The low β-AOB richness observed in the salt marsh is similar to β-AOB richness reported from other estuarine sediment environments (1, 3). Additionally, the dominance of Nitrosospira-like amoA sequences is consistent with previous studies of β-AOB amoA in other estuarine environments (3, 11, 13, 39). Unfortunately, there are still no cultured representatives of the dominant β-AOB found in most estuarine and marine systems, so their actual physiological tolerances remain speculative at best.
All but one of the AOA amoA sequences were related to sequences recovered from other marine or estuarine environments (1, 22, 33), with nine sequences most closely related to the amoA gene from the ammonia-oxidizing archaeon N. maritimus (17) (Fig. (Fig.3).3). One sequence, SAT-B2, was most closely related to a sequence recovered from soil. Topologies of trees constructed from alignments of deduced AmoA protein and amoA nucleic acid sequences were highly congruent (data not shown). Additionally, we detected a total of 20 AOA amoA OTUs, with 13 OTUs at SAT and 12 at SP but only 4 OTUs at SAS (Fig. (Fig.22).
We found approximately equal numbers of AOA amoA sequences affiliated with either the water column/sediment or soil/sediment clades at SAT and SP, but at SAS over 70% of the sequences fell within the water column/sediment clade. The recovery of AOA amoA genes within both the water column and soil clades is similar to results from other coastal marine or estuarine sites (1, 12, 22, 27). Additionally, some investigators have recovered AOA amoA sequences from soil environments that are affiliated with the water column/sediment clade (12, 37).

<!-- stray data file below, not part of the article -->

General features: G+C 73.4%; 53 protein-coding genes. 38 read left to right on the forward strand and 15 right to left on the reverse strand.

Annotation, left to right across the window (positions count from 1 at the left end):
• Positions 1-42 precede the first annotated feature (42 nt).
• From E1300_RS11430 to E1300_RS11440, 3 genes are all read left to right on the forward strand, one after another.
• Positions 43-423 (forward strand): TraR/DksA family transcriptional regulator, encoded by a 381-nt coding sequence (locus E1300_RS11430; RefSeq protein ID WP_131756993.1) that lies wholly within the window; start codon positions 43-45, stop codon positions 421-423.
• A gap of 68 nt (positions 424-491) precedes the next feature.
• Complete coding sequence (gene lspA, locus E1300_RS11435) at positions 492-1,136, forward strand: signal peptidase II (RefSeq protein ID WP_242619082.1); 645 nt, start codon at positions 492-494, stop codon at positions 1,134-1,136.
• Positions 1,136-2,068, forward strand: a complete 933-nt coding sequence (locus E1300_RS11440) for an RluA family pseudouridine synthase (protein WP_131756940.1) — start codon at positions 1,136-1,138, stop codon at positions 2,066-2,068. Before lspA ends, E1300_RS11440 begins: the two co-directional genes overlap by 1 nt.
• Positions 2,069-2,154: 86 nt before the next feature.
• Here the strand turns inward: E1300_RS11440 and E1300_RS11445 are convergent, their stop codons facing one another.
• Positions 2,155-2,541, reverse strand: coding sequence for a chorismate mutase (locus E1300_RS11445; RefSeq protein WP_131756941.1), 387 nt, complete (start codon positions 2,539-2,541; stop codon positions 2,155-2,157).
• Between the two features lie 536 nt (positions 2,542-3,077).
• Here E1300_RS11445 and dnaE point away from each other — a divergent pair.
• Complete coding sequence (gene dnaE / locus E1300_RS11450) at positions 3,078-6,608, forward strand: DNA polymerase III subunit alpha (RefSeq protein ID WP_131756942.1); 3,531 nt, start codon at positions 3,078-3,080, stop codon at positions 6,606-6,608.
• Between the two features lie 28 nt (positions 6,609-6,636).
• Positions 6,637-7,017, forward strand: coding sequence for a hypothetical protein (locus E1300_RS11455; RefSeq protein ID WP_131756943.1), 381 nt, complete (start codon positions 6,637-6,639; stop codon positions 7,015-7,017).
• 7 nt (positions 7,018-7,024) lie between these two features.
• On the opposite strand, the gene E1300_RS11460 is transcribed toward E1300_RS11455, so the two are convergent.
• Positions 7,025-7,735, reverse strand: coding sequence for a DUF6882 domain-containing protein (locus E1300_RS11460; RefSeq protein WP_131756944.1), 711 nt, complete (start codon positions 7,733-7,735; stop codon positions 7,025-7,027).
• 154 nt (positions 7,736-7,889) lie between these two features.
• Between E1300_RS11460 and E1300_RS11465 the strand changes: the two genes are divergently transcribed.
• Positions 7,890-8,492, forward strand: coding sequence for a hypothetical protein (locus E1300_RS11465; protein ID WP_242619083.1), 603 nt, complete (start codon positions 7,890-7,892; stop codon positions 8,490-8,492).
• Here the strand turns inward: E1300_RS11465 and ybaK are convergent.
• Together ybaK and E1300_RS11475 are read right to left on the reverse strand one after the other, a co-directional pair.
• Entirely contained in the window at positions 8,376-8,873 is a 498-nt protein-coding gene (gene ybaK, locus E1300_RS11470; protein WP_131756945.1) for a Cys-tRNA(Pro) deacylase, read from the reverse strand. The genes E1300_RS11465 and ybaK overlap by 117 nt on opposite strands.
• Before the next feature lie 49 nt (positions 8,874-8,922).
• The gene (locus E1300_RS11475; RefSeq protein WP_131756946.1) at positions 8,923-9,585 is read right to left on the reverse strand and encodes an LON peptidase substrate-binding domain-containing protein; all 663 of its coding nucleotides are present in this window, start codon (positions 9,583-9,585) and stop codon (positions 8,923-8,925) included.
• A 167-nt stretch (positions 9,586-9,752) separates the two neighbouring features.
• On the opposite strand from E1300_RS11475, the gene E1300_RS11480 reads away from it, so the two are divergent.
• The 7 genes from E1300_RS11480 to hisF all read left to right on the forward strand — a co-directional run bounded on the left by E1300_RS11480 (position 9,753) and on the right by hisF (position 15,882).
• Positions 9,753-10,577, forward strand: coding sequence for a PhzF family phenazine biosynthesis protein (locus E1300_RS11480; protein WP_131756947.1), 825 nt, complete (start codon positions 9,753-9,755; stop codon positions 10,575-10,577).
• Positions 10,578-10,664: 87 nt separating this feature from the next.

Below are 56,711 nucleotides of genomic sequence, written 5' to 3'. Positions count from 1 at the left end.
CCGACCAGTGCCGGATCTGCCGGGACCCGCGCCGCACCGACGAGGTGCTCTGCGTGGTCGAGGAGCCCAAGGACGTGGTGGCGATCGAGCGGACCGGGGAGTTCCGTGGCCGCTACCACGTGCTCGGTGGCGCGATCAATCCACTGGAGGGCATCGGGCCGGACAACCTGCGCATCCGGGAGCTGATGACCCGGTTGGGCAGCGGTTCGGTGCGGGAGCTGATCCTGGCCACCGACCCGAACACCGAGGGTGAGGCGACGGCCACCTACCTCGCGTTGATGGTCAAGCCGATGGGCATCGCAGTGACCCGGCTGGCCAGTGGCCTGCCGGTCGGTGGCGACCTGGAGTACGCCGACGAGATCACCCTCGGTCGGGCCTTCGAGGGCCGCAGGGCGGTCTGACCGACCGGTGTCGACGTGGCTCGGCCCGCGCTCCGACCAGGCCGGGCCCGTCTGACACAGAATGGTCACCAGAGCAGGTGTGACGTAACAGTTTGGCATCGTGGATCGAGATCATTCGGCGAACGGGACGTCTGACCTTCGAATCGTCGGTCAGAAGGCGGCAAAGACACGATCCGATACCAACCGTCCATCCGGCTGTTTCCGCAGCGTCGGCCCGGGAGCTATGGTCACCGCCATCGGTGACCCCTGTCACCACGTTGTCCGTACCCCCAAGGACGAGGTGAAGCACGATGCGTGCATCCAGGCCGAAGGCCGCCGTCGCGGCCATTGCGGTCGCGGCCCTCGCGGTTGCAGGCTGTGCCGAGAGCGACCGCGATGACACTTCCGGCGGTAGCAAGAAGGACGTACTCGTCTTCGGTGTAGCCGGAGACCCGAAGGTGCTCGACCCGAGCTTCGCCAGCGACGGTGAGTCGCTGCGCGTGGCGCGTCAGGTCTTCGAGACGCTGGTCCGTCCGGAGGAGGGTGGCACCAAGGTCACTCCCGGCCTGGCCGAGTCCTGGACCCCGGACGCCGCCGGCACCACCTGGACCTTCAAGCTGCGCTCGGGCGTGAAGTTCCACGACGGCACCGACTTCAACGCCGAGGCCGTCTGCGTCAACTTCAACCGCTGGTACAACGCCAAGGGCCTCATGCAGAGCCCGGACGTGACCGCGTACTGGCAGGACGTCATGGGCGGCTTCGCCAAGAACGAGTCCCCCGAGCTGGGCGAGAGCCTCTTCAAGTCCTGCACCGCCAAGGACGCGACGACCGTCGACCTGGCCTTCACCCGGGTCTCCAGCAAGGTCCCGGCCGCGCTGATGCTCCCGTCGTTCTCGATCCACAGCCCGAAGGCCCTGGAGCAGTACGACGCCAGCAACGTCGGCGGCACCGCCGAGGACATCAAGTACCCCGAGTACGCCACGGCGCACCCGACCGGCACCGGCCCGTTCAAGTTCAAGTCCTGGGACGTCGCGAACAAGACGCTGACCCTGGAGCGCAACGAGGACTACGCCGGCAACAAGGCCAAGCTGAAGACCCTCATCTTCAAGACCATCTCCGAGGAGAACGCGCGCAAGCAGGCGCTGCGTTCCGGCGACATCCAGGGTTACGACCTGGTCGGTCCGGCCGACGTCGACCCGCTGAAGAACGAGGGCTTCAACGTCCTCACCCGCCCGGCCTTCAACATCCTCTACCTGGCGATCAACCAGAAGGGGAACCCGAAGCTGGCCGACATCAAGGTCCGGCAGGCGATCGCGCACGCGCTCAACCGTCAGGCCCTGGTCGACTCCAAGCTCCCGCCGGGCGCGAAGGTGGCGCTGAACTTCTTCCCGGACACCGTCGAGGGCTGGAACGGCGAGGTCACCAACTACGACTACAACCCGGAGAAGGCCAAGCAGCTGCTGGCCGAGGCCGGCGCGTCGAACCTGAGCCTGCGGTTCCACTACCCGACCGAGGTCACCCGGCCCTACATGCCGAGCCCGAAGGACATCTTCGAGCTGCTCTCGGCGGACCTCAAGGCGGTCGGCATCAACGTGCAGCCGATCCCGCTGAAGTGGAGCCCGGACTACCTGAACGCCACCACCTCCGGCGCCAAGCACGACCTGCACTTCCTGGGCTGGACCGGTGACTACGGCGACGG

The richness of AOA amoA genes exceeded that of β-AOB amoA genes at two of the three sites (Fig. (Fig.2).2). Beman and Francis (1) found 42 AOA amoA OTUs in a subtropical estuary, but only 9 OTUs for β-AOB amoA genes, when using a 95% cutoff. Using the same 95% cutoff, Mosier and Francis (22) found 67 and 41 AOA and β-AOB OTUs respectively, in the San Francisco Bay. Although the numbers are considerably higher, the pattern is similar. In a subterranean estuary, only 2 β-AOB amoA OTUs were recovered, but 52 AOA amoA OTUs were found (33). We also found similar differences in richness of AOA and β-AOB amoA along a salinity gradient in Plum Island Sound (Bernhard, unpublished). These data suggest a consistent pattern of high AOA amoA diversity relative to β-AOB amoA diversity in estuarine systems.
Abundance of β-AOB amoA genes ranged from 2.1 × 104 to 8.2 × 107 copies per g of dry sediment (or 3.6 × 103 to 2.6 ×107 copies per g of wet sediment) (Fig. (Fig.4).4). β-AOB amoA abundance was always lowest at SAS and was highest at SAT in April, June, and July. When data from all sampling dates were combined, β-AOB amoA abundance at SP and SAT was significantly greater than at SAS (Kruskal-Wallis, P < 0.0001).